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Is the US Loss in the Auto Sector Korea`s Gain?

Posted April. 01, 2009 08:32,   


The biggest factor that rattled Korean stocks Monday was the U.S. government’s rejection of additional financial aid to General Motors and the resignation of the auto giant’s chairman Rick Wagoner.

The news triggered speculation that GM could go bankrupt, causing Asian stock markets to plunge and throwing cold water on the recent rebounds in the Korean financial market.

The Korea Composite Stock Price Index, or KOSPI, bounced back to the 1,200 level yesterday. Hyundai Motor and Kia Motors had dragged down stock prices Monday, but Hyundai shares rose 4.72 percent and Kia’s 5.96 percent.

Nothing changed for GM, however. Instead, the fall on Wall Street added bad news.

One expert said, “The worst news on the global market turned into good news on the Korean stock market in a day.” Though investors initially sold stocks due to panic over the possibility of bankruptcy, they began to focus on the positive impact of GM’s bankruptcy on the Korean market.

○ Opportunity for Korean automakers

The most likely scenarios for American automakers are saving competitive units after filing for bankruptcy or downsizing through aggressive restructuring. Whatever the result, they will find it difficult to regain their previous dominance of the global auto market. If they file for bankruptcy, at least two to three years are expected to be needed to bring everything back to normal.

Based on these assumptions, securities firms said Korean automakers could raise their share of the global market as U.S. automakers stumble.”

“It’s not easy to buy a car from a company that’s likely to go bankrupt,” Korea Investment & Securities researcher Seo Seong-moon said. “Eventually foreign companies in Asia and Europe could see higher opportunities; among them, Korean automakers, which are benefiting from the weak won and are strong in small cars, can stand on higher ground.”

Bloomberg said Monday, “In the worst U.S. car market in 28 years, Hyundai Motor is on a roll.” Indeed, the combined market share of Hyundai and Kia began to soar at the end of last year and rose to 7.6 percent in February.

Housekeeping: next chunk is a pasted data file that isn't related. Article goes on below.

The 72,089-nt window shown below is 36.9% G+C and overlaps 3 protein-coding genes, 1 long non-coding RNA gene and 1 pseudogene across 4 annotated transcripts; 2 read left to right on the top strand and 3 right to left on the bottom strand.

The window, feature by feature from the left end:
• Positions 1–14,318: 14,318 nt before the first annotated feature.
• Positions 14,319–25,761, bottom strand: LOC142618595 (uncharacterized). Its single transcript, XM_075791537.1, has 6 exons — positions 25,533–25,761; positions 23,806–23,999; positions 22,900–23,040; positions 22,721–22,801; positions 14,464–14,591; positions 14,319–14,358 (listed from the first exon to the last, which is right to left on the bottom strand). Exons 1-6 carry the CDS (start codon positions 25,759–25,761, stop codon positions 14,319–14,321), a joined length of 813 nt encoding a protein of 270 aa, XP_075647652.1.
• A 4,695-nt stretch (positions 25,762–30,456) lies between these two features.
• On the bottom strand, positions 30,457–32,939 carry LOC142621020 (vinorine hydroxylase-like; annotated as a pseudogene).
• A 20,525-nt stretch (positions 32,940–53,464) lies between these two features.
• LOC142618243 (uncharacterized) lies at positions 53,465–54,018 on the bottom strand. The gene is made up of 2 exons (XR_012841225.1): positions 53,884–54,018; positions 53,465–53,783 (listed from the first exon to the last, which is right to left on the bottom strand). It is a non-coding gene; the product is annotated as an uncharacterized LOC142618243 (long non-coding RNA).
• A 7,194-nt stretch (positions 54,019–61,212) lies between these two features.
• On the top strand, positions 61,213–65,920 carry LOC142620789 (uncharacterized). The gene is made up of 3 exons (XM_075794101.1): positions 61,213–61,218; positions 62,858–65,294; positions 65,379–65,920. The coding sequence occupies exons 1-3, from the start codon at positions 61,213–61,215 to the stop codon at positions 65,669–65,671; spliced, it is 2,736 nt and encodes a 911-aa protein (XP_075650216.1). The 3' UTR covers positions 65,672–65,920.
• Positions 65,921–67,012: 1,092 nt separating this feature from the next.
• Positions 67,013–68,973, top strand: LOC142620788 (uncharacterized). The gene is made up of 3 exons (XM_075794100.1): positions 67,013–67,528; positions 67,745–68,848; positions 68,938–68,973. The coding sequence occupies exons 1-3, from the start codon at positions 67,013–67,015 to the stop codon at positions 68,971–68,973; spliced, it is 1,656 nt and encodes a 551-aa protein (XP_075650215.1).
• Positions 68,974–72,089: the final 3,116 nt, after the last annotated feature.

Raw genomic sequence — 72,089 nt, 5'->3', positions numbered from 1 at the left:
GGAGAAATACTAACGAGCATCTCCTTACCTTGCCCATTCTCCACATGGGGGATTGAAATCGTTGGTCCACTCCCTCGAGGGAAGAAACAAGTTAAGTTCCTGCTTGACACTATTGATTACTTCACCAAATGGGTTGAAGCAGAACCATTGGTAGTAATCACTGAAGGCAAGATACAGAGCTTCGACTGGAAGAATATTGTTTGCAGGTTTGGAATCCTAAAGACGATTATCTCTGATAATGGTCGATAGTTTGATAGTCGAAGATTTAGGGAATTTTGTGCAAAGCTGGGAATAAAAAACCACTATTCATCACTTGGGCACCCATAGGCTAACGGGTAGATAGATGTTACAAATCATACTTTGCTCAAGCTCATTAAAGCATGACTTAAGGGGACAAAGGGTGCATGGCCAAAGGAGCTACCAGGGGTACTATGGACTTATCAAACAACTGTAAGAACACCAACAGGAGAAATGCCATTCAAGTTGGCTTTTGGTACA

Given that the combined U.S. market share of the Big Three - GM, Chrysler and Ford – is around 45 percent, Korean automakers have room to expand their territory.

Others warn that GM’s bankruptcy could provoke U.S. protectionism for the American auto industry, hurting Korean auto parts suppliers, which are expanding to overseas markets. In the case of GM Daewoo, the likelihood that its parent company GM will go belly up could lead Korea Development Bank to suspend financial assistance to the Korean unit.

If GM cuts its overseas dealer network, exports of GM Daewoo, which accounts for 90 percent of sales, could get largely affected.

○ Short-term financial shock

Though restructuring of the U.S. auto industry might be good news for the U.S. economy over the mid to long term, it could send shockwaves throughout the global financial market and economy over the short term.

Given the importance of the auto industry in the U.S. economy, the restructuring could have a tremendously negative impact on the real economy including employment and consumption. This explains why Barack Obama mentioned the rescue plan for automakers first in his presidential campaign, saying, “The auto industry is the backbone of the U.S. manufacturing industry.”

The Big Three employ more than 200,000 workers and up to 2,000 suppliers around the world trade with GM.

Deutsche Bank said, “A bankruptcy by an automaker would put an estimated one million people out of work, pushing the U.S. unemployment rate up to 11.5 percent.”

GM’s bankruptcy could cause a vicious cycle of rising unemployment and the collapse of suppliers, followed by increased bad debts among financial institutions. This would lead to dampened investor confidence for a short period.

Daeshin Securities research director Gu Hee-jin said, “Though not as severe as Lehman Brothers’ bankruptcy, financial turmoil is likely to last three to six months with increased fears over bankruptcies.”

Others see this as a possible opportunity to tackle another uncertainty that has been dragging the feet of the global economy. Since the market has known of the shock for a while, the effect of the shock might prove limited.

Samsung Securities said in a report, “Though GM might go bankrupt, the bankruptcy will not trigger a large-scale chain reaction like Enron in 2001 because there is already a market, and the U.S. government plans to buffer shocks.”

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